Mental Health: We’re All Involved


According to the Canadian Mental Health Association, 20% of Canadians are afflicted with some form of mental illness in their lifetime, and unfortunately, the CMHA has found that mental illnesses and disorders are more prominent in young people than any other age group. As the most susceptible group, it is vital to inform youth about all aspects of mental health, particularly through education.

Media, particularly television and film, has increasingly become an effective way to educate and assist young people who struggle with mental health, particularly mental illness.

In Canada, the most open and diverse discussion about mental illness on television comes from Degrassi. While mostly viewed by younger adolescents, the show teaches about mental health very early on in a teenager’s life. Specifically, the show has covered topics such as anxiety, depression, post-traumatic stress disorder, bipolar disorder and suicide. Not only does it illustrate what the person with a mental illness is going through, but also how friends and family can help.

As for films, one of the most prolific examples of mental illness in film is the four-time Academy Award-winning film, A Beautiful Mind (2001), starring Russell Crowe. The film is a biography about a genius named John Nash, who suffered from paranoid schizophrenia. Through the film, John experiences delusional episodes and illustrates the difficulties of living with paranoid schizophrenia, on both the afflicted and his loved ones, particularly when proper treatments are unavailable.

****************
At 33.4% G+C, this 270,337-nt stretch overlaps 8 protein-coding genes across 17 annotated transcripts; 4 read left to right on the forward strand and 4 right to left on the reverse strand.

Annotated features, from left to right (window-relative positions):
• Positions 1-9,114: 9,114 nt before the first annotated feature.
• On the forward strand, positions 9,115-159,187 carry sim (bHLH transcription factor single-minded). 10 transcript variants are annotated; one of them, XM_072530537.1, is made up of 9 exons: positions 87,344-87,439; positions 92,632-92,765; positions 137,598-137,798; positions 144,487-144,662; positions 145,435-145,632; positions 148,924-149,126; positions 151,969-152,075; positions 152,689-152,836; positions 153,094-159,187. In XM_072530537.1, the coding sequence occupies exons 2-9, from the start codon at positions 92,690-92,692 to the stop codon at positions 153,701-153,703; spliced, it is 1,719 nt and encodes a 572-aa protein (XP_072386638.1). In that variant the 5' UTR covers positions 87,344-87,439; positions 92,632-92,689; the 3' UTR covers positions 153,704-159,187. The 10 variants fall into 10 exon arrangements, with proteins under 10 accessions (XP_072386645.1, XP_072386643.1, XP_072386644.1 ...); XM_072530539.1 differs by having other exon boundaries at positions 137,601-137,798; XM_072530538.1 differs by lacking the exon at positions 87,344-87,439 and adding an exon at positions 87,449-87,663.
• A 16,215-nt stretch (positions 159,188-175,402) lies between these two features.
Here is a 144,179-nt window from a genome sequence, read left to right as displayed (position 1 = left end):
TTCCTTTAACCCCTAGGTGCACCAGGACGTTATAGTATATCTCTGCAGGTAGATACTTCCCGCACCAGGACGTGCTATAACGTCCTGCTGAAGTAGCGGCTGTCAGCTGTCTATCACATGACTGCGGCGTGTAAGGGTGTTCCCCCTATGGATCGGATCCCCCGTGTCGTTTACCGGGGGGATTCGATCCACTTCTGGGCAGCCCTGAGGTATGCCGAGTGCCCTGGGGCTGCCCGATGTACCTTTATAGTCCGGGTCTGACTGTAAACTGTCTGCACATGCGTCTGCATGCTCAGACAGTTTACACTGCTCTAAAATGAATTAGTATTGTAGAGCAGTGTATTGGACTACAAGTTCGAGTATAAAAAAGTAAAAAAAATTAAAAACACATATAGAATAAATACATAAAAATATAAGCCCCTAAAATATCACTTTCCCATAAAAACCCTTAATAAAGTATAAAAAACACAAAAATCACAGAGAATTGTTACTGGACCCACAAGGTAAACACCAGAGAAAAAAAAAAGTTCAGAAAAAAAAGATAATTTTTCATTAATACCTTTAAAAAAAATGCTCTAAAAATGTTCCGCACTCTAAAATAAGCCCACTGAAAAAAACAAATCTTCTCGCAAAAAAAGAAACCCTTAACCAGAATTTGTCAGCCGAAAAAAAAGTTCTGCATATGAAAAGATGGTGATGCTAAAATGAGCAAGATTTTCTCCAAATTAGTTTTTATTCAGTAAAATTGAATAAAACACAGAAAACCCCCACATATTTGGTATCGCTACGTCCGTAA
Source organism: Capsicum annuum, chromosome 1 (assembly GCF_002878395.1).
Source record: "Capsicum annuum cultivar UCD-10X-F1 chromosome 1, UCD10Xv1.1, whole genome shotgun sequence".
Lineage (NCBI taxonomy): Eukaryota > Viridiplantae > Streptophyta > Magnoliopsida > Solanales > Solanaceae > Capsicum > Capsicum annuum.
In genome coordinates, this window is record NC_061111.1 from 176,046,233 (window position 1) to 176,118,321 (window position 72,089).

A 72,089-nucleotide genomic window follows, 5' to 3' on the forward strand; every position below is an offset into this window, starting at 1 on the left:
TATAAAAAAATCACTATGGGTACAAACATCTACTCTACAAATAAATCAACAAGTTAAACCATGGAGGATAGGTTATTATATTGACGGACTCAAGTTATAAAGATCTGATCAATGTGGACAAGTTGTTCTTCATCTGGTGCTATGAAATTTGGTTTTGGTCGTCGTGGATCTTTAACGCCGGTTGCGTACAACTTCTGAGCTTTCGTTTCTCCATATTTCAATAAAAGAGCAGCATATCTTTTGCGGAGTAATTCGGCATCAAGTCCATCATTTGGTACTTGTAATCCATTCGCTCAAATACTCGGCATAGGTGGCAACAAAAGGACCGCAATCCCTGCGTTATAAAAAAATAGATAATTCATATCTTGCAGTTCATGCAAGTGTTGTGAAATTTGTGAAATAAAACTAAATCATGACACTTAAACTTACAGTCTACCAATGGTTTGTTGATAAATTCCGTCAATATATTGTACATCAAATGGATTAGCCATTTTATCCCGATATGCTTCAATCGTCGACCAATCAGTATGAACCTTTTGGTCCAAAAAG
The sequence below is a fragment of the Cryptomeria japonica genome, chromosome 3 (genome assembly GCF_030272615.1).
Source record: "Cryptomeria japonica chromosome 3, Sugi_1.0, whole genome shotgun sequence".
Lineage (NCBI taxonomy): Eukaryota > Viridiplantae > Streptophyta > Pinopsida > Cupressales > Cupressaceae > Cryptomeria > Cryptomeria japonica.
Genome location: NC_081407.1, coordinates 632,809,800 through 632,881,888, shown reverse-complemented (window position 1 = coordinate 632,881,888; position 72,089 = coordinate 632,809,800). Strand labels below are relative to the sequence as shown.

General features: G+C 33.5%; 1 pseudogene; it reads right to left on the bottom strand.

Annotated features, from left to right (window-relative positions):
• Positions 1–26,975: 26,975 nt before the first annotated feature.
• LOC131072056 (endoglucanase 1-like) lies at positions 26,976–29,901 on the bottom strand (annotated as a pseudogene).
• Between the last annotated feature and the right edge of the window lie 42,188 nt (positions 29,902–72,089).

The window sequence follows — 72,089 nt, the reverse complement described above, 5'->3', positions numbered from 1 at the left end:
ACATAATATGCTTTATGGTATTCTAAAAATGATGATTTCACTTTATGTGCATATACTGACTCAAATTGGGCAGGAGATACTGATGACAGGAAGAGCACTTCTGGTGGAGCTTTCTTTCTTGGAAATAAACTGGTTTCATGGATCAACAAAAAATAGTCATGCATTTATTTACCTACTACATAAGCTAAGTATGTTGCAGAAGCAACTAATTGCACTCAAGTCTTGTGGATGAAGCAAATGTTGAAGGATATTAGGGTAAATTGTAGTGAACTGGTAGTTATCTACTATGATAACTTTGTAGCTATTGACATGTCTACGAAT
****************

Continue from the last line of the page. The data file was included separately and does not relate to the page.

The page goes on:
Through his ups and downs, Nash proves that mental illness does not make a person incapable. With the support of his wife, Alicia, Nash overcomes the difficulties that schizophrenia created, and continued on to become a professor and win a Nobel Memorial Prize in Economics for his work on the game theory.

By educating people about mental health, media like Degrassi and A Beautiful Mind have opened up a dialogue for people to discuss, question and look further into mental health issues. This not only helps people empathize and understand, but can show people that they’re not alone.

After getting educated, the next step is to take action, which can sometimes be the hardest part. Fortunately, Laurier offers a multitude of services and support to assist students in every aspect of wellness. In an interview with Cindy Wood, the manager of the Wellness Centre and mental health on the Brantford Campus, and Sarah Paulitzki, the campus’ personal counsellor, they discussed how the Wellness Centre provides support for students.

Paulitzki, when discussing the various services Laurier offers, said, “We also provide supportive counselling to students with, or without, mental health issues.” It’s comforting to know that there are services for all students and for whatever support they might need. It doesn’t have to be for a mental illness, but for any student in need.

Wood discussed the different methods of handling multiple issues relating to school, such as workload, scheduling conflicts, time management or academic struggling. As for more personal issues, she explained, “If it’s homesickness, if it’s loneliness. Come here, they can talk to me, they can talk to our doctors, they can talk to Sarah. Sometimes it’s just finding a safe place to come and feel safe.”

For any further questions or information on Laurier’s Wellness Centre, its services, and how to get help, visit the Laurier website, or the Wellness Centre, which is located on the second floor of the Student Centre.

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